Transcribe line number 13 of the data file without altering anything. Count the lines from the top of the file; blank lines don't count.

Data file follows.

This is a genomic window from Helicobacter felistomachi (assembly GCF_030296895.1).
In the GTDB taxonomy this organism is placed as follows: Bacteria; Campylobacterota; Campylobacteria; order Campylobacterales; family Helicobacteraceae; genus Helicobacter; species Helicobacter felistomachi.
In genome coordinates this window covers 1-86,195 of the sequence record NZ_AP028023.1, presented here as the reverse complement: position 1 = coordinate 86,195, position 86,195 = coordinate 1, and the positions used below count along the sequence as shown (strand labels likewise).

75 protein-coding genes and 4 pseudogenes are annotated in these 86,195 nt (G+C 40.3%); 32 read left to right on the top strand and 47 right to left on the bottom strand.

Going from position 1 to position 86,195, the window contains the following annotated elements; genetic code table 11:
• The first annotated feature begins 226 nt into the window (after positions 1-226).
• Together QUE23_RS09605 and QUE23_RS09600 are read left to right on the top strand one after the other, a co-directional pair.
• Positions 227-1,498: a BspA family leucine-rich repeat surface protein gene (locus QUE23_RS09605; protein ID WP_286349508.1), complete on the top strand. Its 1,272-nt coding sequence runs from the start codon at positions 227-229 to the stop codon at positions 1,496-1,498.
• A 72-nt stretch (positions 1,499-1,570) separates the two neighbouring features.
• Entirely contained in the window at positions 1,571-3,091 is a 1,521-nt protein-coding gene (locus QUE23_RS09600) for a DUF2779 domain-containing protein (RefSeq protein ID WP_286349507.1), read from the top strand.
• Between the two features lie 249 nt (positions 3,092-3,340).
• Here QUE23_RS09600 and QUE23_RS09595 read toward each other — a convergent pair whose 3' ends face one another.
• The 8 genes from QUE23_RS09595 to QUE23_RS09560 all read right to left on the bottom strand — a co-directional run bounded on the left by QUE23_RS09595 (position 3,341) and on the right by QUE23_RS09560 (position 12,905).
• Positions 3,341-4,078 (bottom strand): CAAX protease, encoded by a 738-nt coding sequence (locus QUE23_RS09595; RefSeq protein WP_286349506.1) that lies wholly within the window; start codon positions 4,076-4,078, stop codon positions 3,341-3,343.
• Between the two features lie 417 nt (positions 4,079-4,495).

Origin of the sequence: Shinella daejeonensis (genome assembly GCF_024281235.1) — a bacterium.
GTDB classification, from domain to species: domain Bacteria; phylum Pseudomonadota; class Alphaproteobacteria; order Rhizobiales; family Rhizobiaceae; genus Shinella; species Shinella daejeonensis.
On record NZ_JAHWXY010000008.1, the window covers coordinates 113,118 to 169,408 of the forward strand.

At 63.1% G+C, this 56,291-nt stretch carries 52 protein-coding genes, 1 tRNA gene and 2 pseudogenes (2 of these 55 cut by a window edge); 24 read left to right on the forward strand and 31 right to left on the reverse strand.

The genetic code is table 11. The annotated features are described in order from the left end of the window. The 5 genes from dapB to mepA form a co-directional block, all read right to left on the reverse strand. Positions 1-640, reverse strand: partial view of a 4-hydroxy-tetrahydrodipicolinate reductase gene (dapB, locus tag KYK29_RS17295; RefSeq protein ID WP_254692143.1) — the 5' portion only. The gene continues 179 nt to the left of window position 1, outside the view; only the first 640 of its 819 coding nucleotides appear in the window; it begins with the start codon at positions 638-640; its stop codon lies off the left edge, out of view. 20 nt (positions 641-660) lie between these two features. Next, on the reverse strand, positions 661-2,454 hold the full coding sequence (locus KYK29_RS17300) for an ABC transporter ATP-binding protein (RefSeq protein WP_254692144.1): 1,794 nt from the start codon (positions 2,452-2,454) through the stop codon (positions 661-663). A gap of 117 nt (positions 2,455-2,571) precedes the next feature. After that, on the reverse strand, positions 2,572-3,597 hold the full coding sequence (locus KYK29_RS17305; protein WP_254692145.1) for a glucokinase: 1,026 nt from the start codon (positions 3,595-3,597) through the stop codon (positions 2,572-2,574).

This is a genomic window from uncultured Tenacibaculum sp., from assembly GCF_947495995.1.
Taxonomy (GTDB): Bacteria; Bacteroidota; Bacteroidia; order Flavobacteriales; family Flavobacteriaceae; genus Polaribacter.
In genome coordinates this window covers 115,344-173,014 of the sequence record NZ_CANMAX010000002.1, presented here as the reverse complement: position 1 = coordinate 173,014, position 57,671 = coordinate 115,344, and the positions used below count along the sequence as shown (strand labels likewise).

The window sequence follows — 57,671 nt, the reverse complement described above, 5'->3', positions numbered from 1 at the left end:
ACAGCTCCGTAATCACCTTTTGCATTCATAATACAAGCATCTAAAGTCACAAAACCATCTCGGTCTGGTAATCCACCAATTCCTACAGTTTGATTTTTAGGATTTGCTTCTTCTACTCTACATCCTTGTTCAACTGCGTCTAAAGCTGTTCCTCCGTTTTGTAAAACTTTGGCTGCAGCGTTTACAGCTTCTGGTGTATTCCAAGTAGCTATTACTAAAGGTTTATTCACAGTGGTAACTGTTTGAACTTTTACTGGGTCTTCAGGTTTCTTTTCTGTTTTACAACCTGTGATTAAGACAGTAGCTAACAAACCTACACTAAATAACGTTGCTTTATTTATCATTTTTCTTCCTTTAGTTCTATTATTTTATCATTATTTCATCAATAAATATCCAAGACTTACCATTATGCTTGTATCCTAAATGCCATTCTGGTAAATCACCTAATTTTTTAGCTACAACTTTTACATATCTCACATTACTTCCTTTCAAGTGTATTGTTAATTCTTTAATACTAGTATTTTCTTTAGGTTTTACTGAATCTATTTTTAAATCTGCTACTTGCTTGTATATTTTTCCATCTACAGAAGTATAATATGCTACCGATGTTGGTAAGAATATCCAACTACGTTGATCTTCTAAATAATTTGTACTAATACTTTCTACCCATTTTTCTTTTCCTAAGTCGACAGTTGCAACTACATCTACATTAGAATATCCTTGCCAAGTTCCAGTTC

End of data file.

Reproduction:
• The 8 genes from QUE23_RS09595 to QUE23_RS09560 all read right to left on the bottom strand — a co-directional run bounded on the left by QUE23_RS09595 (position 3,341) and on the right by QUE23_RS09560 (position 12,905).